The old Cherokee simply replied, “The one you feed.”
Let us pray the prayer of St. Nerses Shnorhali:
Searcher of secrets I have sinned against you willingly and unwillingly, knowingly and unknowingly, grant me, a great sinner forgiveness for since I was born of the holy font until this day I have sinned before you, by my senses and all the members of my body. Have mercy upon your creatures and upon me a great sinner. Amen  (I Confess with Faith 8/24)

Lenten Journey Day 8 – Judgment

Day 8: Judgment

Lenten Recipe

Recipe 8: Almond French Toast

As we begin the second week of the Lenten Season we explore our emotions and the actions they produce. We begin this week by looking at the instruction pertaining to judgment given to us by Jesus Christ in the Sermon on the Mount. We read Jesus’ words,
Do not judge or you too will be judged. For in the same way you judge others you will be judged. And with the measure you use it will be measured to you. Why do you look at the speck of sawdust in your brother’s eye and pay no attention to the plank in your own eye. How can you say to your brother, let me take the speck out of your eye when all the time there is a plank in your own eye? You hypocrite! First take the plank out of your own eye and then you will see clearly to remove the speck from your brother’s eye.” (Matthew 7)
In this very short passage we find a very powerful message which is instructional for life. “Do not judge,” says Jesus. In that instruction we come to understand God’s vantage point. How does God view each of us as a collective, that is, as His children inhabiting this planet?
In the eyes of God there are no differences between people. There are no races to differentiate people. We are all His children. If you think about it for a moment, you would understand the saying that all wars are considered to be civil wars, in the eyes of God. We are all His children, therefore and assault on anyone is an assault on God’s creation.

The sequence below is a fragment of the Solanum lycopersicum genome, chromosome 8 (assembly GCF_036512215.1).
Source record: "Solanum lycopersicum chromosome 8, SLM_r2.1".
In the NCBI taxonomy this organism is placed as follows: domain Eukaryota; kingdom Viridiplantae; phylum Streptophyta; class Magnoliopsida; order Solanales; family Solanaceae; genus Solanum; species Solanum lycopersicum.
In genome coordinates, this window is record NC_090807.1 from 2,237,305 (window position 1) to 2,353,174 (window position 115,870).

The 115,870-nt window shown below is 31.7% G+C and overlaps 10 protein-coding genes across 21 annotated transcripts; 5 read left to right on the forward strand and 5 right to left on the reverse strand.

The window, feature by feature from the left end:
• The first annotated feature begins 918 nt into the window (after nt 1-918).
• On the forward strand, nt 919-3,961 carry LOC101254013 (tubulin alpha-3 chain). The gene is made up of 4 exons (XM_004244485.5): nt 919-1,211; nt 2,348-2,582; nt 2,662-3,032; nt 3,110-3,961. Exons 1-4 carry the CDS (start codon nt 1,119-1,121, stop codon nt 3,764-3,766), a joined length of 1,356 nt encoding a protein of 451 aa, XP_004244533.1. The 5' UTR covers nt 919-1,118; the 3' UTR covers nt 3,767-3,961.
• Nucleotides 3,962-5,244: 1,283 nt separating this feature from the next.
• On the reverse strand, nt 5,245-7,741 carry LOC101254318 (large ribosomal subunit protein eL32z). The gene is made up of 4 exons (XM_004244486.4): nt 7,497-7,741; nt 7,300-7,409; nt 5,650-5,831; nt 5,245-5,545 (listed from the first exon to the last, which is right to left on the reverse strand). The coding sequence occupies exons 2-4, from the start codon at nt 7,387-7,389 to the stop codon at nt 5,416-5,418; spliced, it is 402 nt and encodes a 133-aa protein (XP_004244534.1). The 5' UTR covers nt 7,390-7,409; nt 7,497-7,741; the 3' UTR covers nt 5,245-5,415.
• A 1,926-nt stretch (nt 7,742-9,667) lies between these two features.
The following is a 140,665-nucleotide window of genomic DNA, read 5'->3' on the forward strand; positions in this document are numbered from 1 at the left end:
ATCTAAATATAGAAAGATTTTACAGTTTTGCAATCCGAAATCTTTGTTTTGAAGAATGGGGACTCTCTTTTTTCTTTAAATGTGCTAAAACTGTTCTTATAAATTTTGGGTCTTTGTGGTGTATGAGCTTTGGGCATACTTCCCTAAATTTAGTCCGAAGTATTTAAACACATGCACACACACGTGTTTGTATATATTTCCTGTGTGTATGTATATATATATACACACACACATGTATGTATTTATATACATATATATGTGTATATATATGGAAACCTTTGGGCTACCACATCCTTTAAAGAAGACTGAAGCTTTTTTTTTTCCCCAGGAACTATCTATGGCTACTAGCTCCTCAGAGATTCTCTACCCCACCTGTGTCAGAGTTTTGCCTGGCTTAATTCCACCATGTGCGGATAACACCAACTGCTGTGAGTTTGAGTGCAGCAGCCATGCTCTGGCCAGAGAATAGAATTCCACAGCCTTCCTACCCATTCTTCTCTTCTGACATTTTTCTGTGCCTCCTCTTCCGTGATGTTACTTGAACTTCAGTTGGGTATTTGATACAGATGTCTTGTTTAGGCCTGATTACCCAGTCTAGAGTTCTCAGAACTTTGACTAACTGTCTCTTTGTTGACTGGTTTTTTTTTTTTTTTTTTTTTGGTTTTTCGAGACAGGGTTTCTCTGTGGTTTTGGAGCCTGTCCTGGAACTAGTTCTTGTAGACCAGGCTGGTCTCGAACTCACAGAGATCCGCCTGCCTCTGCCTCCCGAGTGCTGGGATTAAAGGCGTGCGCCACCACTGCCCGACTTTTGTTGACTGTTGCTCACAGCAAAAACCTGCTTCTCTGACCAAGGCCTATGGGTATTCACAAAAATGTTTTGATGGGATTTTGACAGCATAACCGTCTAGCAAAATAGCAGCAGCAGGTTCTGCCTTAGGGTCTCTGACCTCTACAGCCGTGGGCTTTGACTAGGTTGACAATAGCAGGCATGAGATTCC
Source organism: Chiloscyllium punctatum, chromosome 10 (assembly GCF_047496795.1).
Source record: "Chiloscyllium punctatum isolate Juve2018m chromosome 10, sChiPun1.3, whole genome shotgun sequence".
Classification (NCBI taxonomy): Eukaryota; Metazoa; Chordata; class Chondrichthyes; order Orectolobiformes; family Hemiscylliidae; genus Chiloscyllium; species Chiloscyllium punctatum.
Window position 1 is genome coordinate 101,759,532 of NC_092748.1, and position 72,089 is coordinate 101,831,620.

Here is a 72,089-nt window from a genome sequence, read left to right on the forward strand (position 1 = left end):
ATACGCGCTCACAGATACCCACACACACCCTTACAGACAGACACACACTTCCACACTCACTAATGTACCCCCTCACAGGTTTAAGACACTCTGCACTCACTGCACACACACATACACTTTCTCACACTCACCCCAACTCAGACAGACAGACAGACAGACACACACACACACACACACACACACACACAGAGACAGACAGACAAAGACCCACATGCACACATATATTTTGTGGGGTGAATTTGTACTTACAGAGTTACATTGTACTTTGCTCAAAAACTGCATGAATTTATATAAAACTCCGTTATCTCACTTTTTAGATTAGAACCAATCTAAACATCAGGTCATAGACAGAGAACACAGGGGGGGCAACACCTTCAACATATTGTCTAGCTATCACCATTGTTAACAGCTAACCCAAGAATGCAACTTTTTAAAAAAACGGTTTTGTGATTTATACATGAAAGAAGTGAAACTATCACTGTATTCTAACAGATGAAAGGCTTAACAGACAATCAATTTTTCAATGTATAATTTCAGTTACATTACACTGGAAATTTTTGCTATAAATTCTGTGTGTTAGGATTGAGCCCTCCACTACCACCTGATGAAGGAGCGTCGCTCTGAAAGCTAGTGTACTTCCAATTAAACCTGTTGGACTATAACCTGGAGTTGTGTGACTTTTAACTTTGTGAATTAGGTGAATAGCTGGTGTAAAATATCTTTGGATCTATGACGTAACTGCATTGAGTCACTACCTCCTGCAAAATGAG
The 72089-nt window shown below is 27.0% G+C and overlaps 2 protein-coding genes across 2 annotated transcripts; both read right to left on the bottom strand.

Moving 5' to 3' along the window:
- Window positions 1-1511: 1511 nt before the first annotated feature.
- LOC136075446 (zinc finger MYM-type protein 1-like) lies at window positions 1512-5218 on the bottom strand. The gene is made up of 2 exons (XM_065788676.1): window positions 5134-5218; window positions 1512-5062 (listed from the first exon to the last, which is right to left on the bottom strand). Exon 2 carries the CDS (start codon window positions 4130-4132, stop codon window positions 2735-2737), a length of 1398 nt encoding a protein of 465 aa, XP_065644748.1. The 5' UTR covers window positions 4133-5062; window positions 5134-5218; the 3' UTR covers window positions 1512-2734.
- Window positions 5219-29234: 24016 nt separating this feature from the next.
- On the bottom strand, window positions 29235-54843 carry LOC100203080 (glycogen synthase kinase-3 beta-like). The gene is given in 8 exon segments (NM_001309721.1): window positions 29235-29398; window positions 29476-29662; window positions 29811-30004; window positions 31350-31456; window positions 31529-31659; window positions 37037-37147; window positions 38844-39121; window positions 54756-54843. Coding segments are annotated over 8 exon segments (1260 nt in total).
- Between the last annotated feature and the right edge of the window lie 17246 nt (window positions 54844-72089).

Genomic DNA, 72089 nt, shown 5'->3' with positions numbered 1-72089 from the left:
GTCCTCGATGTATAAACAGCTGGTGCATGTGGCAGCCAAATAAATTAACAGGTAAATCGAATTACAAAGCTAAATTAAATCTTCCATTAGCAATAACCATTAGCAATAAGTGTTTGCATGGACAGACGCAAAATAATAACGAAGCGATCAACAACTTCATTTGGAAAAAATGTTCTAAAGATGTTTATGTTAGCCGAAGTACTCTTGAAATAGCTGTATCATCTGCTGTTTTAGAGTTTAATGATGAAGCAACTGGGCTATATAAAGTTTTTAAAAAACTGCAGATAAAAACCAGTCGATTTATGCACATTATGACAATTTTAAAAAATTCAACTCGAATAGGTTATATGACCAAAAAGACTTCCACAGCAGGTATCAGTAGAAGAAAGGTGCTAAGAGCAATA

Jesus says do not judge because on the playing field we are all equals.  There is no one to judge another. Jesus goes on to remind us that God makes the sun shine down on the good and the bad because He does not differentiate between the two.  Therefore, if God doesn’t differentiate between people, who are we to dare to presume that we are better than anyone else? That is why He says look first within, look at the damages you have in your own life, remove that so that clearly you can see the greater picture. After all, that is exactly the purpose of Lent! It’s time – 40 days – where we are looking to remove those planks from our eyes, so we can see the wonders in life. We are pulling back the curtain so that we can see the good of God’s creation all around us.  Wouldn’t it be beautiful to look into the eyes of another human being and see the reflection of God? What if we could look deep into the soul of another and truly see the presence of God? Do you want to get to that point? Well, first remove the plank from your own eye, so you can clearly see the wonders all around you.
Last week, we had an instruction on prayer. Jesus teaches us the “Our Father” We pray, “Our Father, who art in heaven, hallowed be they name…”  The one request that we make of our Heavenly Father in this prayer is that he forgive us our sins. How? By the same measure with which we forgive others.  We say, “Forgive us our trespasses as we forgive those who have trespassed against us.” In other words, by thatsame standard we will be judged. As we read today, Jesus says not to judge. Be careful! By the same standard we judge others, we will be judged.
Indeed, today’s lesson is a simple one, yet a difficult one to actualize. But that’s what Lent is about, simple yet difficult. Take this opportunity to look at your relationships, with loved ones, spouses, children and parents. Look at relationships you have with friends, coworkers, acquaintances and people that you would like to know. Look at the judgments you make and see how artificial they are. Look at your prejudices – pre-judgments – that you make every day. We all make judgments. It doesn’t mean we’re bad people, it just means we are human. But in that humanity, take a lesson from Jesus Christ. You can find love, and that love is no farther than the people all around you. Look at the difficulties – those “planks” – that distort our perception and prevent us from seeing the beauty that is all around us.
Judge not lest you be judged. Remove the plank out of your own eye… What you will find is that you won’t be able to see the speck in your brother’s eyes. Instead, you will only see the presence of God.
Let us pray the prayers of St. Nersess Shorhali:
 Righteous Judge, when You come in the glory of the Father to judge the living and the dead, enter not into judgment with Your servant, but deliver me from the eternal fire, and make me worthy to hear the blissful call of the just to Your heavenly kingdom. Have mercy upon Your Creatures and upon me, a great sinner. (I confess with faith #22/24)